Traffic policing consists of verifying that a given traffic class does not exceed a certain profile. Enforcement of the allowed QoS policy (bandwidth, maximum size of packet, etc.) maybe required so that misbehaving traffic does not impact the QoS of the other users/classes. Protection can only be provided if such enforcement is done on a per user and per traffic class basis. Note that as a result of the policy enforcement, out of profile traffic could be dropped, remarked or delayed until it complies to the profile (i.e. traffic shaping).
For the upstream traffic, it is recommended that the policy enforcement be done at the Access Nodes (AN). This will minimise the chances of misbehaving users altering the QoS of other users in the aggregation network. Otherwise, excessive traffic marked as high priority by some users may cause starvation of lower priority traffic of other users.
However, for the downstream traffic, it is recommended that policy enforcement be done at the Edge Nodes (EN) on aggregate of IP flows (i.e. traffic classes) in order to lower the processing power required at these nodes. This will not prevent a single misbehaving user from impacting the aggregate, but will limit any damage to that aggregate.
In addition to the aggregate enforcement at the Edge Nodes for downstream traffic, it is recommended to have per user shaping of downstream traffic at the Access Node to prevent congestion in the first mile. Shaping is commonly done at the BRAS in current architectures. However this is no longer viable in a multi-edge architecture. The only point at which all the traffic for a given line comes together may be the Access node itself.
The link between the Residential Gateway and the Access Node (AN) is usually the main bottleneck, especially since its capacity cannot easily be increased. To solve the contest for bandwidth on this link, the usage of prioritization mechanisms for handling traffic classes is recommended. Additionally, traffic policing can be used for avoiding starvation of lower priority traffic and fulfilling the usage limitations per traffic class.
Classification of upstream traffic into the traffic classes, and its prioritization onto the access link will be realized by the RGW according to user preferences (note that these preferences can be delegated to the network operator or to any service provider, and that traffic could have been previously marked by a terminal). This classification can be done by identifying application signatures, by using predefined ports at the RGW, by evaluating the Ethertype, etc. The policing of upstream traffic will be done by the Access Node according to the rules defined above.
Prioritization of downstream traffic per traffic class is made by the network according to the rules described in the user contracts (i.e. residential and corporate users, service providers, etc). This is currently done at Edge Nodes (EN). However, when having multiple Edge Nodes in the network, there is not a single point of control of downstream traffic except for the Access Node.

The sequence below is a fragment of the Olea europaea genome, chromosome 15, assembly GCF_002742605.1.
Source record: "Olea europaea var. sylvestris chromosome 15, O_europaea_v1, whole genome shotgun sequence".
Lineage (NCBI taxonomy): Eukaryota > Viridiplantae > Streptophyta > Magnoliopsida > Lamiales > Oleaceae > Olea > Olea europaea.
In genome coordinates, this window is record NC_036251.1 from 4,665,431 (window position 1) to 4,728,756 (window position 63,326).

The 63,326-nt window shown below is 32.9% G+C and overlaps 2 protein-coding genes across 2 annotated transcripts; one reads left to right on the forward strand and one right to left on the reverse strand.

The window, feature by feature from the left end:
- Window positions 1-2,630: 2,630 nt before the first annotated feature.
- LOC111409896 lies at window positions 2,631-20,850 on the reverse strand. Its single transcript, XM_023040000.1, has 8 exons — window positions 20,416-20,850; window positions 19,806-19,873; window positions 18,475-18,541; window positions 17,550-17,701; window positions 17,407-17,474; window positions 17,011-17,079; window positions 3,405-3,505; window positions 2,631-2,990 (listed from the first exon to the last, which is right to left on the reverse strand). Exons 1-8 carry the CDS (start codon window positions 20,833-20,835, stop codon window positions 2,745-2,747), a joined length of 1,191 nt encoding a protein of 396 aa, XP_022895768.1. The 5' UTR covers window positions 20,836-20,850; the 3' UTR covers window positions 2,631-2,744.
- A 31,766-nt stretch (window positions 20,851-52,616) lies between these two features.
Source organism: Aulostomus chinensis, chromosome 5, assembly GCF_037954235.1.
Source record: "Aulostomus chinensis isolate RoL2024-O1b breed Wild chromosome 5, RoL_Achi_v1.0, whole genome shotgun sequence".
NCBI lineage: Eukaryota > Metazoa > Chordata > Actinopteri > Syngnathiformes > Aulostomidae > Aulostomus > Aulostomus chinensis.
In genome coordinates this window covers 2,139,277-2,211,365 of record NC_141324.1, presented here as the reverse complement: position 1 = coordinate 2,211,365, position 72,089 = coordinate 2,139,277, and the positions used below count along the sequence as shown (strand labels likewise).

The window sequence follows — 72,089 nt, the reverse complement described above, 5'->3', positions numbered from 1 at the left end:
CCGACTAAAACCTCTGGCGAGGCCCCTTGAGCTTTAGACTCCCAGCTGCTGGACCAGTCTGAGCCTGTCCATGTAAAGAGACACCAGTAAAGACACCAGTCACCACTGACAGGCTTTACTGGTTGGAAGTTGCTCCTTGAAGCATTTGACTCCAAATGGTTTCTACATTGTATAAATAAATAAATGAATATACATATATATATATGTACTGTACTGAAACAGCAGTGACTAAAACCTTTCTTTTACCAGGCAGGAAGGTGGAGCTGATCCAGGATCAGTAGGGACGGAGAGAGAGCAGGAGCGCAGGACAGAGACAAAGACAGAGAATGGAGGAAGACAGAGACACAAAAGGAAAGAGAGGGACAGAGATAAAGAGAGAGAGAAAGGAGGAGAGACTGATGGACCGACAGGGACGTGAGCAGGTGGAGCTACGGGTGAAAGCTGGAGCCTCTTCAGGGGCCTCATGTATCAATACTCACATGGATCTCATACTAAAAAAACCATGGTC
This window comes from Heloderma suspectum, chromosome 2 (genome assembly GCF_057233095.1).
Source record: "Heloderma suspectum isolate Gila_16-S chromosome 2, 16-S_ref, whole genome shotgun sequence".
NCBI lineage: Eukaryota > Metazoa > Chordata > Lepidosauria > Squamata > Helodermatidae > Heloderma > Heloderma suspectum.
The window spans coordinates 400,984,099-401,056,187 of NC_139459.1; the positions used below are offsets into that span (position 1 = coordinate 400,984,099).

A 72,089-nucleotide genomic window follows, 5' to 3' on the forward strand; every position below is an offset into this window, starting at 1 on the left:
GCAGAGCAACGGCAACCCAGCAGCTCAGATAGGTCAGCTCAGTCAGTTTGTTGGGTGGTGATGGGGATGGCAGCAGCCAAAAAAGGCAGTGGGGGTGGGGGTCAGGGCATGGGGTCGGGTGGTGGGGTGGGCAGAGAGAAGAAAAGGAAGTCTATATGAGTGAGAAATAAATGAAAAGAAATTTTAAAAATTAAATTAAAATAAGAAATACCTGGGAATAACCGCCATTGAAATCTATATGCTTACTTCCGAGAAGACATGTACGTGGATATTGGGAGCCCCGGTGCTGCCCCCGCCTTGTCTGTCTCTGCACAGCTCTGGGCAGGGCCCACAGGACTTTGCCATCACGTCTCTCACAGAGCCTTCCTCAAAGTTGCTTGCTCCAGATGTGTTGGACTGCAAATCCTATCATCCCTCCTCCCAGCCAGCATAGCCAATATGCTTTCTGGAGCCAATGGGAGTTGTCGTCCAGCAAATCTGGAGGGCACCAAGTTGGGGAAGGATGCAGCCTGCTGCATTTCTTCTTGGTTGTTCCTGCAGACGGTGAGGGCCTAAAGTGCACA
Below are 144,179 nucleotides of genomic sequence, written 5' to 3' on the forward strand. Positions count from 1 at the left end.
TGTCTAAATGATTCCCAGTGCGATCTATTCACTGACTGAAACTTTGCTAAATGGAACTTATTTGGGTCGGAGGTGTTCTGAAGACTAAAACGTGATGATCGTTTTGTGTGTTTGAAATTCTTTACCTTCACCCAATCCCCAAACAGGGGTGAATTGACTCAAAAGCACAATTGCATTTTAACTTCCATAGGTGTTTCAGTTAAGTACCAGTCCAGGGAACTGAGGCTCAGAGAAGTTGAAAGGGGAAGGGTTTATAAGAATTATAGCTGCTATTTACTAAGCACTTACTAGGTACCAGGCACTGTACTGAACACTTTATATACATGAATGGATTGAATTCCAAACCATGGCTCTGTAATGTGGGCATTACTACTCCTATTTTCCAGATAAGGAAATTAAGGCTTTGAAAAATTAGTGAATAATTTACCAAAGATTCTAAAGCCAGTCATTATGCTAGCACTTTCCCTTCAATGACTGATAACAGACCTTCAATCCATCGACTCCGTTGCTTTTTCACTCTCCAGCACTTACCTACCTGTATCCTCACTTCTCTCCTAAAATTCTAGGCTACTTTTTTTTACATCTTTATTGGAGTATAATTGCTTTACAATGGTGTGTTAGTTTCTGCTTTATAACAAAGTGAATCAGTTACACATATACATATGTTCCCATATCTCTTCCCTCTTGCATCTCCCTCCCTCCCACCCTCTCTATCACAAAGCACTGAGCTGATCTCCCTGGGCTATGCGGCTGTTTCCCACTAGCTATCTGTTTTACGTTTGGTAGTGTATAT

MUSE recommends a user-centric approach where classification of traffic into traffic classes is a responsibility of the user even if it is expected to be normally delegated to the providers. However, the network will ascertain that the usage of each traffic class does not exceed what has been planned, agreed or contracted by means of traffic policing. For the upstream traffic, it is recommended that the policy enforcement be done at the Access Nodes per Traffic Class and per Access Line. However, for the downstream traffic, it is recommended that the policy enforcement be done at the Edge Nodes per Traffic Class. It is also recommended to have per user shaping at the Access Node of downstream traffic to prevent congestion in the first mile.
MUSE recommends the use of central CAC for the small subset of services that actually need it and only in those parts of the network where the network operator has identified a potential dimensioning problem. Local CAC at the Access Nodes or no CAC can be used for the rest of the traffic. Appropriate network dimensioning will help to minimize the risk of congestion or blocking problems.
Central CAC is recommended for applications requiring explicit CAC where neither scalability nor setup delays are special concerns (e.g. VoD). Local CAC is recommended to handle multicast traffic (e.g. IPTV) because of its better scalability and lower reaction time.
MUSE recommends a “provisioning” scenario where the central CAC, which has a view of all network resource usage, is able to allocate to a local CAC a certain amount of resources that will then be managed locally. Within this approach, the central CAC regularly monitors the usage of local resources at the Access Nodes and readjusts the resources allocated to the local CAC entities if necessary.
It is recommended that all network nodes support at least the four traffic classes proposed by MUSE (real-time, streaming, transactional and best-effort). At every link, outgoing traffic will be placed into a different queue according to what traffic class it belongs. These queues will be served by Strict Priority (SP) and/or WFQ scheduling mechanisms. SP is recommended to be used for guaranteeing a low delay for real time traffic in those links where capacity is relatively low, whereas WFQ can be used for the rest of classes. When capacity is high enough, WFQ can help to provision the required bandwidth to each traffic class.